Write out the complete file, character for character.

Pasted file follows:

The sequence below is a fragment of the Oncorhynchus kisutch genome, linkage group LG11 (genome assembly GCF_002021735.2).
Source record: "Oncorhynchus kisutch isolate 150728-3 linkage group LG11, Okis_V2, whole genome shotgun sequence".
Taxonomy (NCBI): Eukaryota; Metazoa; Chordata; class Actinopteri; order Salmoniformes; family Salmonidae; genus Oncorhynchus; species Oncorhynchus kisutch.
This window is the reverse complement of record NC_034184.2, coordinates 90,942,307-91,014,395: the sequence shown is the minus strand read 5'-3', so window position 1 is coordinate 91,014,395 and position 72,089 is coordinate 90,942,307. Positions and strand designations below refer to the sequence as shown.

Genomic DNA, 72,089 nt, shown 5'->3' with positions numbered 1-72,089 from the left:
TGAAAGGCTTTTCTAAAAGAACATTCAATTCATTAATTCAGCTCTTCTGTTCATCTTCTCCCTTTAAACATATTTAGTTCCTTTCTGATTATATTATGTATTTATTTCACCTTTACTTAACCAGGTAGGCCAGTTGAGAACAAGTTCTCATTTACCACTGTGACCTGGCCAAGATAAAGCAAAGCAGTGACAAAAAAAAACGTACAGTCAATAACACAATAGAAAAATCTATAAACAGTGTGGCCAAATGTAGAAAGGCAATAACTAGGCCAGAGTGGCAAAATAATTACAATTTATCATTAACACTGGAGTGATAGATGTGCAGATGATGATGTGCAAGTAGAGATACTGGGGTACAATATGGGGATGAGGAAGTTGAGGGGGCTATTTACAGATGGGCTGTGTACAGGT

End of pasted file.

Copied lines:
The sequence below is a fragment of the Oncorhynchus kisutch genome, linkage group LG11 (genome assembly GCF_002021735.2).
Source record: "Oncorhynchus kisutch isolate 150728-3 linkage group LG11, Okis_V2, whole genome shotgun sequence".
Taxonomy (NCBI): Eukaryota; Metazoa; Chordata; class Actinopteri; order Salmoniformes; family Salmonidae; genus Oncorhynchus; species Oncorhynchus kisutch.
This window is the reverse complement of record NC_034184.2, coordinates 90,942,307-91,014,395: the sequence shown is the minus strand read 5'-3', so window position 1 is coordinate 91,014,395 and position 72,089 is coordinate 90,942,307. Positions and strand designations below refer to the sequence as shown.

Genomic DNA, 72,089 nt, shown 5'->3' with positions numbered 1-72,089 from the left:
TGAAAGGCTTTTCTAAAAGAACATTCAATTCATTAATTCAGCTCTTCTGTTCATCTTCTCCCTTTAAACATATTTAGTTCCTTTCTGATTATATTATGTATTTATTTCACCTTTACTTAACCAGGTAGGCCAGTTGAGAACAAGTTCTCATTTACCACTGTGACCTGGCCAAGATAAAGCAAAGCAGTGACAAAAAAAAACGTACAGTCAATAACACAATAGAAAAATCTATAAACAGTGTGGCCAAATGTAGAAAGGCAATAACTAGGCCAGAGTGGCAAAATAATTACAATTTATCATTAACACTGGAGTGATAGATGTGCAGATGATGATGTGCAAGTAGAGATACTGGGGTACAATATGGGGATGAGGAAGTTGAGGGGGCTATTTACAGATGGGCTGTGTACAGGT